In the letter dated Sunday, UAW Vice President Terry Dittes told GM's labor relations chief that the latest offer could have made it possible to reach an agreement and avoid the strike that shut down more than 50 GM factories and parts warehouses just after midnight on Monday.
The letter could suggest that the company and union aren't as far apart as the rhetoric leading up to the strike had indicated. Negotiations resumed in Detroit on Monday after breaking off during the weekend.
But union spokesman Brian Rothenberg said they have come to terms on only 2% of the new four-year contract. "We've got 98% to go," he said Monday.
In the letter to Scott Sandefur, GM's vice president of labor relations, Dittes wrote that the company waited until just two hours before the contract expired on Saturday night to make its first serious offer. "Had we received this proposal earlier in the process, it may have been possible to reach a tentative agreement and avoid a strike," Dittes wrote.
A week ago he had told union members that GM was moving slowly in bargaining.
GM wouldn't comment on the letter.
On Sunday, Dittes said a strike is the union's last resort but is needed because both sides are far apart in negotiating a new contract.
In the letter released by the union Monday, Dittes wrote that there are many important items left in the talks including wage increases, pay for new hires, job security, profit sharing and treatment of temporary workers.
"We are willing to meet as frequently, and for as long as it takes, to reach an agreement that treats our members fairly," Dittes wrote.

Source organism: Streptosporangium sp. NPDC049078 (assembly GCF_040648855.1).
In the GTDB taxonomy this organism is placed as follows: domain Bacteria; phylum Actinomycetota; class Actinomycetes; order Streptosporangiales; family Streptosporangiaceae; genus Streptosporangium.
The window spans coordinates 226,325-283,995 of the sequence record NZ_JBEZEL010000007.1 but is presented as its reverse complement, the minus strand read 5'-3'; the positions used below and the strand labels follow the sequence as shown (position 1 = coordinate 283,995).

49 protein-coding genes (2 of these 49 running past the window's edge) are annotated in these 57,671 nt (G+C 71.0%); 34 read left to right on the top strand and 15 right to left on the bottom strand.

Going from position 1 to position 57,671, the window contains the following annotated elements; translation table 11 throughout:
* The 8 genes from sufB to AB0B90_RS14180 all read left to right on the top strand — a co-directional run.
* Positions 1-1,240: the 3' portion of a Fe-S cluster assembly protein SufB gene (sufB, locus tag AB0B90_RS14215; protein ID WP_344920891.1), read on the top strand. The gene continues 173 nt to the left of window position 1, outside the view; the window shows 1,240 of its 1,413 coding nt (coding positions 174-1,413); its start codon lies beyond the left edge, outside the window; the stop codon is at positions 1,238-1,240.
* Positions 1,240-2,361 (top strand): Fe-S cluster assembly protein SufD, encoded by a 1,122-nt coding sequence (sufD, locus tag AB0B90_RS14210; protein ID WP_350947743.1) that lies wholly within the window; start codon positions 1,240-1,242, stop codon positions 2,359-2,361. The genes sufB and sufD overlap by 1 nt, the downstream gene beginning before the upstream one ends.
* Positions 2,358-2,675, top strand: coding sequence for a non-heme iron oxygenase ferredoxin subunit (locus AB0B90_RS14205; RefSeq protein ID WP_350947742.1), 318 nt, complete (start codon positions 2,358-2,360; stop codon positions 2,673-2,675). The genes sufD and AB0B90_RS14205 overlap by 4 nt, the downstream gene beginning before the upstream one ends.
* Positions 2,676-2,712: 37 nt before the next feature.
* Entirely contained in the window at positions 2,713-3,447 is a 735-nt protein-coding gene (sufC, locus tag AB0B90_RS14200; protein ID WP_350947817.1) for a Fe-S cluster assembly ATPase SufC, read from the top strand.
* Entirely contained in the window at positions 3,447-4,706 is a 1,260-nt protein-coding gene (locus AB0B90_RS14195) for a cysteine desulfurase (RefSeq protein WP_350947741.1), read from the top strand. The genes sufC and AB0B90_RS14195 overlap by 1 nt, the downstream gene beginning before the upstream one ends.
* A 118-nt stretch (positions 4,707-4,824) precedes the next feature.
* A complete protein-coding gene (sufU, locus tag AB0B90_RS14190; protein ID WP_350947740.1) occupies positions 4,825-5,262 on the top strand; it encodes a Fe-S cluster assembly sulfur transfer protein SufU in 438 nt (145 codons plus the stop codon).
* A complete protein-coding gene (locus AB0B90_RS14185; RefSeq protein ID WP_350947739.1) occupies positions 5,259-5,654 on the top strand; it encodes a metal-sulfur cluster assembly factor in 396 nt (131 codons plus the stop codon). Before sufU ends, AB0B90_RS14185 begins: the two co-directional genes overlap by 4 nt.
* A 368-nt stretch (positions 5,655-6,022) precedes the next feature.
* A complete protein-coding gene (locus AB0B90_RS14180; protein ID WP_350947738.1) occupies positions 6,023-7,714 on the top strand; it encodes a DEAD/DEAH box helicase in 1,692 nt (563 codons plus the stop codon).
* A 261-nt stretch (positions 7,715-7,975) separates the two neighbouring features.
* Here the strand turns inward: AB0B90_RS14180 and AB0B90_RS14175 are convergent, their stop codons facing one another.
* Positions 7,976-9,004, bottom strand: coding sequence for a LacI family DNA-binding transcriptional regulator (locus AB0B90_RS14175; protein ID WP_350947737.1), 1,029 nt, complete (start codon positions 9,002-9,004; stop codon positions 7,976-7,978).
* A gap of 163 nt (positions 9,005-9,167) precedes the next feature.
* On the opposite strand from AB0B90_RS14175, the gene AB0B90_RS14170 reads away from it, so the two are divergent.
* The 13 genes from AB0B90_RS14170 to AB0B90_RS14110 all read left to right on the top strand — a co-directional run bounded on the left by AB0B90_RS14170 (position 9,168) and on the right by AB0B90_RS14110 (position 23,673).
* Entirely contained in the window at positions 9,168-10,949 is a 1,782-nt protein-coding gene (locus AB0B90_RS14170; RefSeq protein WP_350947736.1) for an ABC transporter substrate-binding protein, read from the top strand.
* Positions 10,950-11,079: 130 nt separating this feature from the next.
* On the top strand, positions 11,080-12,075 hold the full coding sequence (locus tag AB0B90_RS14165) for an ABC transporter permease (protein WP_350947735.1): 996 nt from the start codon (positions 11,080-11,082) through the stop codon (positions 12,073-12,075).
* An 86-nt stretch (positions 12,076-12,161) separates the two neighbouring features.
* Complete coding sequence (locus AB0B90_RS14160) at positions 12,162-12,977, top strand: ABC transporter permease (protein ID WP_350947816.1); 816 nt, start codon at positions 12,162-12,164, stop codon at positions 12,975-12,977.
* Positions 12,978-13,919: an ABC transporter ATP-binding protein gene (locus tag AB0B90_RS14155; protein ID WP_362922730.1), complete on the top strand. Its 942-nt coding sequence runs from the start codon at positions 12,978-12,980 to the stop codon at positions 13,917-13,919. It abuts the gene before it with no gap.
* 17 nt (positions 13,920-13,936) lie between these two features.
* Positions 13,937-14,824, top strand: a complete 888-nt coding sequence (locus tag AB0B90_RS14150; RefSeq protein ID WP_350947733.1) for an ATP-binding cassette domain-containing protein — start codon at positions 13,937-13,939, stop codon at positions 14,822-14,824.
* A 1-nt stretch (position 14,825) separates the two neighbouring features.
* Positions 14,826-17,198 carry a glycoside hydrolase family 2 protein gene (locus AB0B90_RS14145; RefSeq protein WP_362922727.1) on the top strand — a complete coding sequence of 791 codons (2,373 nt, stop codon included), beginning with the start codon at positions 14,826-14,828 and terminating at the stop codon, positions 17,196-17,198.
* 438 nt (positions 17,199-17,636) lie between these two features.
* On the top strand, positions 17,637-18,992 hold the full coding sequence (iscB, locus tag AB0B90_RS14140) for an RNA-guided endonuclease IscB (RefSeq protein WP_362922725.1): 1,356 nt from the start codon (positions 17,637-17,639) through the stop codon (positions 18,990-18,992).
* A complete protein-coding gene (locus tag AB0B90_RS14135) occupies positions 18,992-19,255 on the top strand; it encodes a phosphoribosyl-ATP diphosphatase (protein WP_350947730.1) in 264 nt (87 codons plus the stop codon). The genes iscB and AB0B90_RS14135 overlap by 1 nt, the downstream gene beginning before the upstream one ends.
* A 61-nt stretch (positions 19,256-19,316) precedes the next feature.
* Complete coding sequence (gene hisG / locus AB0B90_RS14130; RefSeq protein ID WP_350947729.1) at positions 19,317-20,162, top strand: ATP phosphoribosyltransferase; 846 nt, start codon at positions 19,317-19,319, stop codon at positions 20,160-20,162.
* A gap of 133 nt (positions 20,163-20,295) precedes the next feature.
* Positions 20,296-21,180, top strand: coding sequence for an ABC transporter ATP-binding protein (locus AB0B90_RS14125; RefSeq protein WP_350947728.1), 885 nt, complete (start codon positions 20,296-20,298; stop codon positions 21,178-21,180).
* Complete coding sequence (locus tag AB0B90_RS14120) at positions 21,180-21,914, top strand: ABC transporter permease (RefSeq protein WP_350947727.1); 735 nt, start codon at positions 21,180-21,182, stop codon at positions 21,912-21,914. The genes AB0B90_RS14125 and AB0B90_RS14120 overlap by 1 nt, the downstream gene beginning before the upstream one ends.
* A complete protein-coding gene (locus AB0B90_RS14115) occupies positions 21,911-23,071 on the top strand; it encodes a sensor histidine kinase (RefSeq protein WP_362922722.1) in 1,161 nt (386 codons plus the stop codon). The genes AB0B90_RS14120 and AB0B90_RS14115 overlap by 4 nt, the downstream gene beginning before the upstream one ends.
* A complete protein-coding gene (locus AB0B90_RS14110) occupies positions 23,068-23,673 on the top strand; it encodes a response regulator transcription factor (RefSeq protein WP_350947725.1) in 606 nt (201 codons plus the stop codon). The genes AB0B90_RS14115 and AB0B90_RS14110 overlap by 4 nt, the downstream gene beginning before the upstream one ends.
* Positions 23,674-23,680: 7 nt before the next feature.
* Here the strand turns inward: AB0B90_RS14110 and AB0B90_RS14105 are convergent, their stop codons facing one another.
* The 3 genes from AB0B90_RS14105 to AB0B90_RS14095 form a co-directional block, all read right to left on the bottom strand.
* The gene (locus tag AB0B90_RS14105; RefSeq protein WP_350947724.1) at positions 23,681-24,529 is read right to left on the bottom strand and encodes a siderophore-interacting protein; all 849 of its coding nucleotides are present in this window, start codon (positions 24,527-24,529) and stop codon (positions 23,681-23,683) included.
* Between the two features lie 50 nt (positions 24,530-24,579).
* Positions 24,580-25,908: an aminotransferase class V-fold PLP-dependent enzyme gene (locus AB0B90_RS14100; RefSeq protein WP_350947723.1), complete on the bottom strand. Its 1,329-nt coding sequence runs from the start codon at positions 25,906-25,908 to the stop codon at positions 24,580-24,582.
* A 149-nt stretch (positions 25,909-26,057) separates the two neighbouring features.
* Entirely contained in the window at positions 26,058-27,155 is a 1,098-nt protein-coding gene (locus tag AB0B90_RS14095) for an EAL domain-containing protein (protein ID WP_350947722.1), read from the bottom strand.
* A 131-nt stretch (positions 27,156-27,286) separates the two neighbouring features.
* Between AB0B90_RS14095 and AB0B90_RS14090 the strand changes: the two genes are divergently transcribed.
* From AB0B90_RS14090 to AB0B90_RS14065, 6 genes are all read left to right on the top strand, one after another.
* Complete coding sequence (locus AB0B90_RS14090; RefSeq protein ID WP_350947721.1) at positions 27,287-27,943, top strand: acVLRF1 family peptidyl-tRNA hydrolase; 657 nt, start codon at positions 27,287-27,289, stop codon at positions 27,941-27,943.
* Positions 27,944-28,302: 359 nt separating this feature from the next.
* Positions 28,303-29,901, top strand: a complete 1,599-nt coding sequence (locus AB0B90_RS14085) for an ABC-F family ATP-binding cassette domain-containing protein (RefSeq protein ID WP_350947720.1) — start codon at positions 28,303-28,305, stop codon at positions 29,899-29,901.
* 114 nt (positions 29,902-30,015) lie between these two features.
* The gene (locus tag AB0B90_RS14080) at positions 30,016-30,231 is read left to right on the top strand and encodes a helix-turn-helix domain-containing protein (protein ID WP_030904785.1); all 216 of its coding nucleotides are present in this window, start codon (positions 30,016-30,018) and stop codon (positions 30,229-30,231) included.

GM said Sunday it offered pay raises and $7 billion worth of U.S. factory investments resulting in 5,400 new positions, a minority of which would be filled by existing employees. GM would not give a precise number. The company also said it offered higher profit sharing, "nationally leading" health benefits and an $8,000 payment to each worker upon ratification.
Before the talks broke off, GM offered new products to replace work at two of four U.S. factories that it intends to close.
The company pledged to build a new all-electric pickup truck at a factory in Detroit, according to a person who spoke to The Associated Press on condition of anonymity. The person wasn't authorized to disclose details of the negotiations.
The automaker also offered to open an electric vehicle battery plant in Lordstown, Ohio, where it has a huge factory that has already stopped making cars and will be closed. The new factory would be in addition to a proposal to make electric vehicles for a company called Workhorse, the person said.
Early Monday, workers shut down 33 manufacturing plants in nine states across the U.S., as well as 22 parts distribution warehouses.
It's the first national strike by the union since a two-day walkout in 2007 that had little impact on the company.